“I love twitter, it’s the only thing I have to myself … cause my parents don’t have one,” Britteny Praznik, a 17-year-old from just outside Milwaukee, tweeted.

 She joined last summer, after several people at her high school started tweeting. “It just sort of caught on,” she told the Associated Press. Many teens don’t use real names or even have locked accounts, so only friends have access.
After the rampant dissatisfaction with Facebook’s Timeline and privacy concerns, the move to Twitter may seem long overdue. For teens, who are now being monitored by older relatives joining Facebook, thw social network probably hasn’t been a private place for a while.
However, there are significant problems with Twitter — mainly that it sometimes just doesn’t work. Facebook may not be someone’s cup of tea, but doesn’t have a legendary “Fail Whale” like Twitter does. Twitter also had to purchase Tweetdeck to get a decent user interface — but the company seems uninterested in keeping it in good working order (I’ve tried to send a scheduled tweet for the last six months, and I’ve succeeded about twice.)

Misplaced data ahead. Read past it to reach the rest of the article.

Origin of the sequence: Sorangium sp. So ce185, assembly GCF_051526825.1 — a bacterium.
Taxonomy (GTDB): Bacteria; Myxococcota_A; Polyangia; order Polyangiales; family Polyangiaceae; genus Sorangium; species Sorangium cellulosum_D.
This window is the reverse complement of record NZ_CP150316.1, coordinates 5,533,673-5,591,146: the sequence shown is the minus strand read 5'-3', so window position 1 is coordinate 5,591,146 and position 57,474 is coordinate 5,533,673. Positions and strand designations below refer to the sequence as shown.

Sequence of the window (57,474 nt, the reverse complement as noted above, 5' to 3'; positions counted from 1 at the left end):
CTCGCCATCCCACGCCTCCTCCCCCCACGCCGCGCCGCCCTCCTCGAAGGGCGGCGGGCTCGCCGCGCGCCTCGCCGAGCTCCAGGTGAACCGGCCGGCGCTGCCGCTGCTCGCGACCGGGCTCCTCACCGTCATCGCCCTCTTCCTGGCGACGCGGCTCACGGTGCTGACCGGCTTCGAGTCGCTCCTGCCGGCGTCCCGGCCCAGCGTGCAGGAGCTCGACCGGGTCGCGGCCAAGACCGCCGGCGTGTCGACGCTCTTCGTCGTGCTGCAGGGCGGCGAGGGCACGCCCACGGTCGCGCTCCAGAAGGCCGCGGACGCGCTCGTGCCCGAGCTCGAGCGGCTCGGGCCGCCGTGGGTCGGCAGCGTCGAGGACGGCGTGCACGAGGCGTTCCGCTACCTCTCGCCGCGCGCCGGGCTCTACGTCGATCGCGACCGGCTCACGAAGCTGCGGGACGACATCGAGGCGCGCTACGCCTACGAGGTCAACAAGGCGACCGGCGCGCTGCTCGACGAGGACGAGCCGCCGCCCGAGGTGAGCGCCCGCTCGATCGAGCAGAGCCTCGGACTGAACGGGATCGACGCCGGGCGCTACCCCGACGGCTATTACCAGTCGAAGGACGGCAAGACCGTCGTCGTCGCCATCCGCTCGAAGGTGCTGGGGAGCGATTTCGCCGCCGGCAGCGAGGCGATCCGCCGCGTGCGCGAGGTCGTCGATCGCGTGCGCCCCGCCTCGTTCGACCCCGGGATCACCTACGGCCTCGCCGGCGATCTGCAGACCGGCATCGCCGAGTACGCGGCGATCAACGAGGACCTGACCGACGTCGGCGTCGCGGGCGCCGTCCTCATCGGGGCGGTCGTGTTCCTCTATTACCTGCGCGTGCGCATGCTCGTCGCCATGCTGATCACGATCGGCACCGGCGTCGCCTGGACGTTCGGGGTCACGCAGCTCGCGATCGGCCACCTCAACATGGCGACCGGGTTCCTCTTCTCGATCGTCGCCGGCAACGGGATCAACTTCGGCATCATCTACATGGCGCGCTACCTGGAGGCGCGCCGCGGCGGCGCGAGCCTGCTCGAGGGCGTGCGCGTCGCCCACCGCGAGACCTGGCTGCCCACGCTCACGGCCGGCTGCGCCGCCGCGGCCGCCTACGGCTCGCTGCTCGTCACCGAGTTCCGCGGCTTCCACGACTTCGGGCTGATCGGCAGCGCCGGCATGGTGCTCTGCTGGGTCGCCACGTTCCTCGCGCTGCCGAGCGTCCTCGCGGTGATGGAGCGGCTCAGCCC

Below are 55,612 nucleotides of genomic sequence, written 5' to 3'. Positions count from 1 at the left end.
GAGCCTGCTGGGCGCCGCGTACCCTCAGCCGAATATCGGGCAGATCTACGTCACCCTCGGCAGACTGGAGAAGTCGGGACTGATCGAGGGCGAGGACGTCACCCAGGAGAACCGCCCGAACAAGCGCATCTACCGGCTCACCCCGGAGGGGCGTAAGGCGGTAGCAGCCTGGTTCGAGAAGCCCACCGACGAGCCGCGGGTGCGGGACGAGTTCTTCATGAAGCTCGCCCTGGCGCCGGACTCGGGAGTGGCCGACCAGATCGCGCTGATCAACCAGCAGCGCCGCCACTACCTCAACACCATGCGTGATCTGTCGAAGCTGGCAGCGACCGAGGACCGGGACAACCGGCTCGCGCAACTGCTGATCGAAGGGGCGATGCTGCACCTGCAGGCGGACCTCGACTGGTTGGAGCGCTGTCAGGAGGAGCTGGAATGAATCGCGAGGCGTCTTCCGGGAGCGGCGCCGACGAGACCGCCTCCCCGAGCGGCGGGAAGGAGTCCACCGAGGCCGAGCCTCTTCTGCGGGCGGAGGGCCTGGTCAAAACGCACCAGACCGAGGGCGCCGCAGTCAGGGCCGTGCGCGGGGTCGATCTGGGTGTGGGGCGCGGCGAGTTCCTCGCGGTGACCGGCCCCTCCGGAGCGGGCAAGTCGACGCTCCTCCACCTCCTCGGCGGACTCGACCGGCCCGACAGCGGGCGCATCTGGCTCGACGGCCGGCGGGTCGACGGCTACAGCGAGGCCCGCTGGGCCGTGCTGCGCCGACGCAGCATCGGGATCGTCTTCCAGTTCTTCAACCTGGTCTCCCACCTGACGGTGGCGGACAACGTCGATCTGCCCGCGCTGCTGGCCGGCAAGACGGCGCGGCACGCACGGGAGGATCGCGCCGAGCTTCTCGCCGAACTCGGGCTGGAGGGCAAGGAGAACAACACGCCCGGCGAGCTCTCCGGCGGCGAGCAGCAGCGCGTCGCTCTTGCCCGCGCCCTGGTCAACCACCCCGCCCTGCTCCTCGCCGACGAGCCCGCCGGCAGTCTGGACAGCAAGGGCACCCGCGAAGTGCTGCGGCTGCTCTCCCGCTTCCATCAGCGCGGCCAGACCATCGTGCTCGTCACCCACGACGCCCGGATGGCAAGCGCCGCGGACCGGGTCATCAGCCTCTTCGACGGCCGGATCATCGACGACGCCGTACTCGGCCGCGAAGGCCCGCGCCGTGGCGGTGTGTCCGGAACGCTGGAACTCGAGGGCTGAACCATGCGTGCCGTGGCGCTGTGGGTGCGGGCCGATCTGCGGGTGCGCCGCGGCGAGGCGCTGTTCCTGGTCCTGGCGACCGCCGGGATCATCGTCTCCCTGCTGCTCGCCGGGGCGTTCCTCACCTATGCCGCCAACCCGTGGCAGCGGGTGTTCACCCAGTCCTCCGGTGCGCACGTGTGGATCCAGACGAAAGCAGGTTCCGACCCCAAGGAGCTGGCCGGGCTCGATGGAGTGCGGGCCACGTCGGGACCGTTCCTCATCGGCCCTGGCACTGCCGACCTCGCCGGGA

Twitter isn’t the easy answer to Facebook or Facebook Timeline, but it is becoming a much more attractive alternative.

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11:00AM Update

Steady selling has sent stocks into negative territory to trade with modest losses at new session lows. Following a decidedly positive start that saw all 10 major sectors stage gains, weakness has become widespread. With the broad market in the red for the fourth straight session, buying interest in Treasuries has continued to take yields lower. Such demand has sent the yield on the 5-year Note to a record low beneath 0.72%. Meanwhile, the benchmark 10-year Note’s yield now stands at 1.83%.


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NBC Puts the Super Bowl on the Web Because It Thinks You’ll Watch It on TV

(via Peter Kafka at AllThingsD.com)

The Super Bowl is the most valuable show on TV. Which is why NBC can charge a reported $3.5 million for a 30-second spot during the Giants-Patriots game this Sunday.

But if you watch the game on the Web, your eyeballs are worth a whole lot less. NBC, which is streaming the entire thing for the first time ever, will be lucky to get anything near a million dollars for that same ad when it runs online.